retrun to topNew Article Forthcoming in Organization Science

posted on Apr 30 2015

New Article provisionally accepted in Organization Science:

Reconnection choices: Selecting the most valuable (versus most preferred) dormant ties

Jorge Walter*, Daniel Z. Levin**, & J. Keith Murnighan***

* The George Washington University, ** Rutgers University, *** Northwestern University

Recent research has shown that reconnecting long-lost, dormant ties can yield tremendous value, often more than active ties. Yet two key research questions remain unanswered: which of a person’s many dormant ties provide the most value, and which are advice seekers most inclined to choose as reconnection targets? In the current study, we asked executives to seek advice on an important work project from two dormant ties (their first, most preferred choice plus one selected randomly from their next nine most preferred choices) and to respond to surveys before and after their reconnections. This two-stage design allowed us to make causal inferences about the executives’ advice-seeking preferences and the value of reconnecting certain types of dormant ties. Our results show that the most valuable reconnections are to people who provide novelty (by not having spent much time together in the past and being higher status) as well as engagement (by being trustworthy and willing to help). Our executive participants, however, preferred neither novelty nor engagement. Rather, the prospect of reconnecting can make people feel anxious. To avoid this discomfort, executives preferred contacts with whom they had spent a lot of time together in the past, thereby actually reducing novelty. Thus, our findings identify critical biases in executives’ reconnection preferences as well as insights into how to make more effective reconnections. Our discussion presents broader implications of these findings for advice seeking and social networks.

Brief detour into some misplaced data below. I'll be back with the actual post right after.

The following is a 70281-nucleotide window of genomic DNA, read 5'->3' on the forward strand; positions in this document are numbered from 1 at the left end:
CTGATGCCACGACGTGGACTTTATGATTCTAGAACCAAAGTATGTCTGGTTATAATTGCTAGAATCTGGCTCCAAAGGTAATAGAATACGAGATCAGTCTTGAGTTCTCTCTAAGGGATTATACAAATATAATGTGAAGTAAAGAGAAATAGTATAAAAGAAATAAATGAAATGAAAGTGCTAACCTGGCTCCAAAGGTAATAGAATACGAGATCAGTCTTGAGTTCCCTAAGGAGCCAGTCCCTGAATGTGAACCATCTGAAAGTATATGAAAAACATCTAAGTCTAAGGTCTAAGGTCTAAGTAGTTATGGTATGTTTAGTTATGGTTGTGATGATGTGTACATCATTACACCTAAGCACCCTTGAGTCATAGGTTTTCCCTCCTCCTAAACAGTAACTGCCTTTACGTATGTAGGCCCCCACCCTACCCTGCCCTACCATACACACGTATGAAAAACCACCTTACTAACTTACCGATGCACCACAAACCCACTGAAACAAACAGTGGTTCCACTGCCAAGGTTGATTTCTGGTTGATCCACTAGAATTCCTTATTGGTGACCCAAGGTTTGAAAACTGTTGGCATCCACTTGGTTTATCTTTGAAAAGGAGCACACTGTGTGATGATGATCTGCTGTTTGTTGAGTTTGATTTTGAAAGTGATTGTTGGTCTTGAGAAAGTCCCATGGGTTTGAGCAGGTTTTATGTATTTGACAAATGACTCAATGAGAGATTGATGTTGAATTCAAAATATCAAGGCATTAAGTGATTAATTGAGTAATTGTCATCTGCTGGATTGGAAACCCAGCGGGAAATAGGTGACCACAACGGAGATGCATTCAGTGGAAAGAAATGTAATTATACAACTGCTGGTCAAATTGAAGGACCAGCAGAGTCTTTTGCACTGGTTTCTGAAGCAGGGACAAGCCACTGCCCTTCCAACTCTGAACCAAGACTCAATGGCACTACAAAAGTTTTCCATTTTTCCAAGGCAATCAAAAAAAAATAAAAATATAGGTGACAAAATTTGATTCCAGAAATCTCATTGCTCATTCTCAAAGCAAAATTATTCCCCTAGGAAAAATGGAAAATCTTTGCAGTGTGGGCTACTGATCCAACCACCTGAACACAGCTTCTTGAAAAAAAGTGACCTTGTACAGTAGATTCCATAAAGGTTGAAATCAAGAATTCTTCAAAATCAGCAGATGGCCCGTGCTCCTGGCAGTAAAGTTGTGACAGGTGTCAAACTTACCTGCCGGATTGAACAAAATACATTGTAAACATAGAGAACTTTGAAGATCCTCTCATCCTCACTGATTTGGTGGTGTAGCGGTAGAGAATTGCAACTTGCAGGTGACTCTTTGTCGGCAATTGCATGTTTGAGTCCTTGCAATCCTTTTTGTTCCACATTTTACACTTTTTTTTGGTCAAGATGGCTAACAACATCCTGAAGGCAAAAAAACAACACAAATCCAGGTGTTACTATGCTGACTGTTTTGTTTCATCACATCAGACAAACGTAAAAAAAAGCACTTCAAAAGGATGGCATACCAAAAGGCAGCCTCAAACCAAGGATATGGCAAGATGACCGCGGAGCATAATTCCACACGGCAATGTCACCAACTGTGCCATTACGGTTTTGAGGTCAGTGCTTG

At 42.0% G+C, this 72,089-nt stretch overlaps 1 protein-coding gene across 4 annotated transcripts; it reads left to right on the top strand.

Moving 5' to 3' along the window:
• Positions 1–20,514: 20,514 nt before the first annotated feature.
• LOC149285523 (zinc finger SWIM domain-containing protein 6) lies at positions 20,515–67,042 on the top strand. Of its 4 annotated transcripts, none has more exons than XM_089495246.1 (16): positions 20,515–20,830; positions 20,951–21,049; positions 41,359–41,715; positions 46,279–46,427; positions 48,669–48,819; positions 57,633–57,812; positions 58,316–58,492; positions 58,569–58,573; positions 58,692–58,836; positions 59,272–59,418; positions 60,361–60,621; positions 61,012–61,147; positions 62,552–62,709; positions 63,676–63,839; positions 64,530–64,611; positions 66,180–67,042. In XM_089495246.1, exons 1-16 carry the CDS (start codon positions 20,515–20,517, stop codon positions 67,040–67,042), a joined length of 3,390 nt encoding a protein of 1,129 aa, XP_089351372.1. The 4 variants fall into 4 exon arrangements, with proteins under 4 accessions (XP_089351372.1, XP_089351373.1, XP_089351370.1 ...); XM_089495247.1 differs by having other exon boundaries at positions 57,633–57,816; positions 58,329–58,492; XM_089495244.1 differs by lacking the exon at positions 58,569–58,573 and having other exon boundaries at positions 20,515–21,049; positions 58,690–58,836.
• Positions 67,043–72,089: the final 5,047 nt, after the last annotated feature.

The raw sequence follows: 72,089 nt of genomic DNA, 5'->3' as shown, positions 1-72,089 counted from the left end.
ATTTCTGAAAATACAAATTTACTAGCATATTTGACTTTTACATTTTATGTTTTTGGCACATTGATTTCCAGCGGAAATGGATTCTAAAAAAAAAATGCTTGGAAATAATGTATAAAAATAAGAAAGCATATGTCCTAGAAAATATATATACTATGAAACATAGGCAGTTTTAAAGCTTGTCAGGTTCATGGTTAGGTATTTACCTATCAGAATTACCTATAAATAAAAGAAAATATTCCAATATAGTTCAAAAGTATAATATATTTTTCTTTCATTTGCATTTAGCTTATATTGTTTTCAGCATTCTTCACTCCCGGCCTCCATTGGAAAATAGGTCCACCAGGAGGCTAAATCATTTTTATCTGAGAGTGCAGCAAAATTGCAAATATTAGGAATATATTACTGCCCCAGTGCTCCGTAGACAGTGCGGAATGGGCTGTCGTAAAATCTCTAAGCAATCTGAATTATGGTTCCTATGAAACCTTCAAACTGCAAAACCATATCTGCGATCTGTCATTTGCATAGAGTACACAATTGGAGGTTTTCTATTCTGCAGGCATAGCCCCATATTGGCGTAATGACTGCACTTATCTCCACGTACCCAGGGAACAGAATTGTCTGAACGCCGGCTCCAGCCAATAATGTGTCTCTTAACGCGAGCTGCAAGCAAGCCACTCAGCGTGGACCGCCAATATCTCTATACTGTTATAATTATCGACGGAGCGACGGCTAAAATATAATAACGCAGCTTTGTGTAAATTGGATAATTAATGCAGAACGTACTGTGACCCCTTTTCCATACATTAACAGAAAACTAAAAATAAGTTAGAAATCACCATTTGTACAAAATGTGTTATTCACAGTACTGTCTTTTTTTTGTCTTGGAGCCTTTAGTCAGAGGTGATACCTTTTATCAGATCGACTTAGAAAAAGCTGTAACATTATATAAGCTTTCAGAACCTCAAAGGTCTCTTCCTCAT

Keywords: Knowledge transfer, interpersonal ties, social exchange

For a copy of this article, please contact me directly.

retrun to topResearch Talk at Tilburg University

posted on Apr 17 2015

This week, I also visited Tilburg University to present our paper "Prior experience, bargaining power, and exclusivity in technology licensing agreements" (co-authored with Ted Khoury & Erin Pleggenkuhle-Miles).


My gratitude to Nufer Ates for kindly hosting me during my visit and to all faculty members and doctoral students for their insightful feedback on our study!

retrun to topResearch Talk at Erasmus University Rotterdam

posted on Apr 16 2015

Just came back from a visit to Rotterdam, where I presented our new working paper on "Antecedents and outcomes of peer control: A multi-level analysis" (co-authored with Markus & Karin Kreutzer) at the Rotterdam School of Management at Erasmus University.


Thanks to my host, Murat Tarakci, for making this happen and to all the brown bag participants for their great feedback on our study!